Did you know? The 1970s Heismans

Time for the latest in a series of trivia tidbits about Heisman Trophy winners.  Today, a few notes on Heisman winners from the 1970s.

Did you know …

… 1970 was known as, “the year of the quarterback,” and Stanford’s Jim Plunkett beat out noted signal callers such as Notre Dame’s Joe Theismann and Mississippi’s Archie Manning.

… Plunkett was the fifth Heisman winner in a seven year span (1964-1970) to be born in California.

… Plunkett’s 2,715 passing yards was a Heisman record until topped by Doug Flutie in 1984.

… Plunkett is one of two Heisman winners with a Native American heritage, Sam Bradford being the other.

… Plunkett was the last West Coast Heisman winner not from USC until 2014, when Marcus Mariota won the award.

… Pat Sullivan was the last quarterback to win the Heisman until Flutie in 1984, a span of 12 seasons without a quarterback winner.

… Sullivan is one of three Heisman winners to go on to become college football head coaches, joining John David Crow and Steve Spurrier.

… Johnny Rodgers is one of three Heisman winners to graduate from Omaha-area high schools (Crouch and Nile Kinnick being the others).

… Rodgers’ marks for catches (54), receiving yardage (919) and touchdown receptions (8) were Heisman records until surpassed by Desmond Howard in 1991.

… in an incredibly moving and heartfelt acceptance speech, John Cappelletti dedicated his 1973 Heisman Trophy to his ailing brother Joey. Cappalletti’s speech remains one of the most memorable moments in college sports history. Joey passed away from childhood leukemia in 1976. The bond between the two brothers was chronicled in the book, Something for Joey by Richard E. Peck. The book would later become a made for TV movie with the same name.

… Cappelletti’s sister-in-law is the daughter of 1954 Heisman Trophy winner Alan Ameche.

… Cappelletti almost chose to attend Villanova, where he played all of his home high school football games.

… Legendary Ohio State coach Woody Hayes said of Griffin, “He’s a better young man than he is a football player, and he’s the best football player I’ve ever seen.”

… Griffin won the Heisman Trophy 1974 and 1975, making him the only player to win the Heisman Trophy twice. Griffin was also a member of four Big Ten Championship teams and was the first player to start four Rose Bowls.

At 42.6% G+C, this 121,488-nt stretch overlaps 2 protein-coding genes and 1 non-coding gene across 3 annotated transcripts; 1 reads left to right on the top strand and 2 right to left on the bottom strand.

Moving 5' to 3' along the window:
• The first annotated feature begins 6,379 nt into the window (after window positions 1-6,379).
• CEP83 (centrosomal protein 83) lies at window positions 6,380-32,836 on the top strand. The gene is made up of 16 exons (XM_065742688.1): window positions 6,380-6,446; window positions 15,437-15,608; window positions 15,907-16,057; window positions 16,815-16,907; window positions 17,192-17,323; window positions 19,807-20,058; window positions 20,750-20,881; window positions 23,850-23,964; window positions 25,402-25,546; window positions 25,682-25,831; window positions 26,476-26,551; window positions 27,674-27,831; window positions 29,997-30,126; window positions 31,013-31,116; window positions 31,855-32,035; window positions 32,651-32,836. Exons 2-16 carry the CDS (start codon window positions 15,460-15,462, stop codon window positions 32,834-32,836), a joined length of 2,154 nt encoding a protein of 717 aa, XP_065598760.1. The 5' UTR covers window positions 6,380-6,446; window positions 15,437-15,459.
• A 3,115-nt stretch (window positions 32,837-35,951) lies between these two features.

… Tony Dorsett was the first major college back to compile four 1,000-yard seasons. He became the first freshman consensus All-American since 1944.

… Dorsett decided to stay close to home and play for Pittsburgh after Notre Dame head coach Ara Parseghian said he was ‘too small’ to play for him.

… Dorsett finished his career at Pittsburgh having rushed for 6082 yards, an NCAA record that would stand until 1998, when it was surpassed by another Heisman winner, Texas running back Ricky Williams.

… Earl Campbell is one of six Heisman winners to be born in Texas and, along with Johnny Manziel, one of two winners to be born in the city of Tyler.

… Oklahoma coach Barry Switzer, who unsuccessfully recruited Campbell, said in a 1989 book that Campbell was the only player he ever saw who could have gone straight from high school to the NFL and immediately become a star.

… Billy Sims was the sixth junior to win the Heisman and the first to do so after receiving a medical redshirt.

… Sims was the second of three players to win the Heisman without collecting the most first-place votes, joining Paul Hornung and (later) Sam Bradford.

… SIms is the only player to finish as Heisman runner up after winning the Heisman (fifth player overall to do both).

… Charles White was the seventh-consecutive running back to win the award.

… White one of three Heisman winners (Bertelli and Palmer are the others) whose replacement (in this case Marcus Allen) also won a Heisman.

… because of an early-season injury, White won the Heisman despite appearing in the fewest regular season games of any Heisman winner since the NCAA allowed teams to move to an 11-game schedule in 1970.

… White is the last player to win a Heisman playing on a team with a tie.